By Dr. Fathi Osman
Islam is a religion, not a mere political system; it appeals primarily to the inwardness of the human mind and spirit, the promises the whole fulfillment of every individual and absolute justice in the eternal life to come. However, it requires that the individual’s spiritual development be represented and reflected in reforming personal behavior and social relations, in order to prove innate change and achieve salvation with its eternal rewards.
Islam not only has a vision of a just society, but also presents general principles of a whole way of life for the individual, the family, the society, the state, and the world relations in order to secure balance and justice in the whole human sphere. It offers the basic moral and organization rules for relations between man and woman, between the elderly and the young in the nuclear and extended family, and in the society, between the haves and the have-nots, between the rulers and the ruled, and between Muslims and others within the local society and throughout the world. Like ideologies, Islam does not provide detailed practicalities and programs, since such details are changeable to fit unceasing change in human circumstances in different times and places. Islam allows extensive room for the creativity of the human mind to cope with emerging changes, for the human mind is God’s gift to be fully used and developed, it should not be restricted or crippled by that other gift of God, His guiding messages. It is the same One God who created the human being, and Who grants him or her spiritual, moral, and intellectual faculties, and to whom He has sent His guiding messages as well, both are made in accordance with the all truth.
Thus, no contradiction between both may exist; Almighty Allah says,
And so set your face (and direct yourself) sincerely towards the faith, which is in accordance with the nature upon which God has originated human beings… (Ar-Rum 30:30)
God’s messages aim to develop the human being in his or her totality: spiritually, morally, intellectually, physically, individually and socially, and to guard him or her against egotism without suppressing human individuality and personal creativity. Divine guidance develops individuals through to their full spiritual potential instead of being deformed by selfish greed in a material civilization— as the American philosopher John Dewey has sharply pointed out.(1)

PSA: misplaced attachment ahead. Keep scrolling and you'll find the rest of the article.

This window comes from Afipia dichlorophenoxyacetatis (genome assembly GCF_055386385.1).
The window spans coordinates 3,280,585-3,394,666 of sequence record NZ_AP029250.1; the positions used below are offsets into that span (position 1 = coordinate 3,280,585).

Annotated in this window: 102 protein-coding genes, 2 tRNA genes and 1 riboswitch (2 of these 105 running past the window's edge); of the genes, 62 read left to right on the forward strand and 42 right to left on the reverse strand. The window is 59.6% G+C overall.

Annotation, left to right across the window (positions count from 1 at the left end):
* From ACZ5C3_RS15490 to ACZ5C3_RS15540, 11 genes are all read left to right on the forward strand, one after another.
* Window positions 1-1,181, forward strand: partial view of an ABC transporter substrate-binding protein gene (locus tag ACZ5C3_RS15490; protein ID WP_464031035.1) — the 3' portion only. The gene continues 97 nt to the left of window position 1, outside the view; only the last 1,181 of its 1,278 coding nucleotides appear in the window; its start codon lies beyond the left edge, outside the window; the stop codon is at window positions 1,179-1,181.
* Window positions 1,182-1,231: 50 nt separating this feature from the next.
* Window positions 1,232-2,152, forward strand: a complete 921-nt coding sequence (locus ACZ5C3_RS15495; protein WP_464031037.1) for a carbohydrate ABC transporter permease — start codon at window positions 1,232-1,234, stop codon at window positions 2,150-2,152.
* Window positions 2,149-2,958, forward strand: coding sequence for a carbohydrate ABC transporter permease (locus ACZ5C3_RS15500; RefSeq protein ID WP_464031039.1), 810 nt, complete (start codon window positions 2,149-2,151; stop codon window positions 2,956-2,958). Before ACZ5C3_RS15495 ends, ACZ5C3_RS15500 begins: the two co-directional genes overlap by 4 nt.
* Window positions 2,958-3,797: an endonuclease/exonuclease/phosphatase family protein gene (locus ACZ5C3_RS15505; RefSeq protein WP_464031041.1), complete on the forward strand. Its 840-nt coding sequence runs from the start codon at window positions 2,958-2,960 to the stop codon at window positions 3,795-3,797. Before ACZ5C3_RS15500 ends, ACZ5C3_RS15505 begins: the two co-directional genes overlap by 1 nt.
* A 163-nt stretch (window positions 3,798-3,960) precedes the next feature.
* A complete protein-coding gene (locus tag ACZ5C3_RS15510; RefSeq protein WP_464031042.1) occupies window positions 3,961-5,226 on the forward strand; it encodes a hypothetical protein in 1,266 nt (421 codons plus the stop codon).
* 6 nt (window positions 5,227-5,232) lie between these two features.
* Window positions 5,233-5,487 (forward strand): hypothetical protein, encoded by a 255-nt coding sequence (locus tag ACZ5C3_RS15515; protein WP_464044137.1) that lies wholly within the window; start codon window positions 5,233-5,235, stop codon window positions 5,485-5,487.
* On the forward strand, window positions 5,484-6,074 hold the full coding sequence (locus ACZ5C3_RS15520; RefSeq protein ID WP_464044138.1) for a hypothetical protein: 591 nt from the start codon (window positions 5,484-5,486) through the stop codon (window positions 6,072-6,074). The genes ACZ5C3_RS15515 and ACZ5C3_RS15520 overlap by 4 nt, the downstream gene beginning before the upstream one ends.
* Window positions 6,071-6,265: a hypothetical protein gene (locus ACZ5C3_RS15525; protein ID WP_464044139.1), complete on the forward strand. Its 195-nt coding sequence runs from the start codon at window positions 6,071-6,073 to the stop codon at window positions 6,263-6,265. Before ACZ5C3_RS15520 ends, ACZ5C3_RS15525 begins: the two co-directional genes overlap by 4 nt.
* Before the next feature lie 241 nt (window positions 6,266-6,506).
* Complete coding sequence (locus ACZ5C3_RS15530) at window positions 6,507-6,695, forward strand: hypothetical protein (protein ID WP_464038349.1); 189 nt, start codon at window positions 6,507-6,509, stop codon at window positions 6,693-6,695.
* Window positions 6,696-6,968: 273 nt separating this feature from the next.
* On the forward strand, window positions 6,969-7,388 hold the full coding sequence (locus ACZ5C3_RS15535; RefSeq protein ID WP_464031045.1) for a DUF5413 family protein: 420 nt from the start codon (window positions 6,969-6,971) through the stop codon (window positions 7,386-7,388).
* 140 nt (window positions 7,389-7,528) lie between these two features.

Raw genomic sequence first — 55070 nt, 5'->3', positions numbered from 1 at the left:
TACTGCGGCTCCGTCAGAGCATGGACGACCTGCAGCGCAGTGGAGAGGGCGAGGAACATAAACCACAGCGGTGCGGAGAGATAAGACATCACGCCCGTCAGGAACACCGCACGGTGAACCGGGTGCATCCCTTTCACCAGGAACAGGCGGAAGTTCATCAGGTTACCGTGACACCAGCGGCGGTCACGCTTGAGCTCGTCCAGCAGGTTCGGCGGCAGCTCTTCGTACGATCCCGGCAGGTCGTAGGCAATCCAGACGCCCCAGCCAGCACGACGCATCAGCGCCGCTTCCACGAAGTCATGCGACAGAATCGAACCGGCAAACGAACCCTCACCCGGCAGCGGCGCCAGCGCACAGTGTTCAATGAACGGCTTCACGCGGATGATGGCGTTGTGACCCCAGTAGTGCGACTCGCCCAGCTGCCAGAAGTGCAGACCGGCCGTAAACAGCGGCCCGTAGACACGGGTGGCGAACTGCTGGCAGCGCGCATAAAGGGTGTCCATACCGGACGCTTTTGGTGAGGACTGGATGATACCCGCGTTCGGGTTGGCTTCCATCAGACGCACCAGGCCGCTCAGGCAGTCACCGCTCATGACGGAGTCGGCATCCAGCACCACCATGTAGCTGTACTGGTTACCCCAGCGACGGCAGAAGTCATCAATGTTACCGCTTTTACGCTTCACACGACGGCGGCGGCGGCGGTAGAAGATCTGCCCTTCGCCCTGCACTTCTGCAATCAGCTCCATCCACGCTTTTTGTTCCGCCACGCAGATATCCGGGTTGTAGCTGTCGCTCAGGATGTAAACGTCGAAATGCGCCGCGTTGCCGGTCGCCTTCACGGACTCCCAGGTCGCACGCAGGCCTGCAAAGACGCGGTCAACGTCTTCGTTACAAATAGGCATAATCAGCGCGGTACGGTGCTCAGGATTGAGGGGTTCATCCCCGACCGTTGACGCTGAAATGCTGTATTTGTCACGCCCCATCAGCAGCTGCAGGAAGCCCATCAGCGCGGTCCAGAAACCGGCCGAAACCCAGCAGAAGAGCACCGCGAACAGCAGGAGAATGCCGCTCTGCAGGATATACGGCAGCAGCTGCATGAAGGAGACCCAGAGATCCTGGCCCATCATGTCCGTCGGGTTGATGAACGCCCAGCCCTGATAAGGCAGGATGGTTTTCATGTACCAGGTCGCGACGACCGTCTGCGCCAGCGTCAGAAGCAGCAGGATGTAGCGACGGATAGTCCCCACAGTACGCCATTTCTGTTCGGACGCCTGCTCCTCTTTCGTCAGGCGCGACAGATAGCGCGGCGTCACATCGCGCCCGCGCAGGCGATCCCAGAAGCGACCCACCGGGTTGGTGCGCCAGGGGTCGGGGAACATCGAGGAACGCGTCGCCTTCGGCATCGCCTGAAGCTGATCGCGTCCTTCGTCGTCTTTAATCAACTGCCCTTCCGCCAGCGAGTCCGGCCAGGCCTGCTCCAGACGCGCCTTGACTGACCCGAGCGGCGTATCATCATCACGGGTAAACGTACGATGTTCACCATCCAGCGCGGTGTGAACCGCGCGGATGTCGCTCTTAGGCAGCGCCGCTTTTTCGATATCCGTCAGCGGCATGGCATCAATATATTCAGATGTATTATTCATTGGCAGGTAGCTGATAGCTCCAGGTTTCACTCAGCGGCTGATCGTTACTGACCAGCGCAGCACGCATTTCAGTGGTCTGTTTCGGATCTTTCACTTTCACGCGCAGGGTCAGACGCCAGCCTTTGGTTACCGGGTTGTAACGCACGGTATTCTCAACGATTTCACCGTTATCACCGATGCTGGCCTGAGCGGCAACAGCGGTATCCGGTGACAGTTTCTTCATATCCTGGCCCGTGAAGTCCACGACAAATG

Therefore, Islam can be presented to and dealt with by a non-Muslim as an ideology, with some flexibility in using the term since it was coined for human ideas, or as general principles for a comprehensive way of life. Naturally, however, the intellectual conviction cannot provide the same moral depth, width and constancy as a religious commitment, which looks for the acceptance of the Absolute Supreme and the reward of eternity. Freedom and equality for all human beings are, for the believers in God, definite results of the belief in the One who is the only distinctive and supreme “the One to whom all greatness belongs,” “there is nothing like unto him,” “there is nothing that could be compared with Him.”(2)
All human beings are equally God’s creation, and each is free since he or she is only subject to God’s physical and moral laws, and each is equal to any other human being. Caliph `Umar (13-23H/634-44 C.E.) tersely addressed the Muslim governor of Egypt whose son beat an Egyptian child, “Since when did you impose slavery on human beings while their mothers bore them free!”(3)
However, the religious dimension in the Islamic ideology or plan, of individual and social, local and global reform, does not mean the establishment of a theocracy. There is no clergy in Islam; any intelligent human being who knows the language and the style can understand and interpret God’s message and no supernatural or metaphysical power can be required or claimed for such a work.
God’s message has ‘been preserved and made known publicly through centuries; and no human being can add to it or detract from it. The ideology of Islam, if we may say so, is not totalitarian. It does not dictate details that dominate every moment or make an imperative for any human thought and move, nor does it claim to provide a definitive prescription in advance for every specific problem that may emerge at any time in the future. Islam presents the essential guidance that allows the creativity of the human mind to conceive, infer from, and build upon it. The ruling authorities cannot monopolize providing the interpretation of the divine guidance or offer new solutions for emerging problems from above without involving the people, and every sane adult has the right to participate in such a process.
 John Dewey, Individualism: Old and New (New York: Minton & Batch, 1930; Arabic translation by Kyayri Hammad, Al-Fardiyya Qadiman wa Hadithan, Beirut: al Hayat Publications, 1960), p. 10-18
 See the Qur’an in the following Surahs Al-Hashr 59:23, Ash-Shura 42:11 and Al-Ikhlas 112:4.
 Ibn `Abd Al-Hakam, `Abd Ar-Rahman ibn `Abdullah, Futuh Misr wa-l-Maghrib, ed. by Abd Al-Manim Amir, Cairo: Ministry of Culture, 1961, p.224-6.
Source: Taken with modifications from the author’s “Islam in a Modern State: Democracy and the Concept of Shura”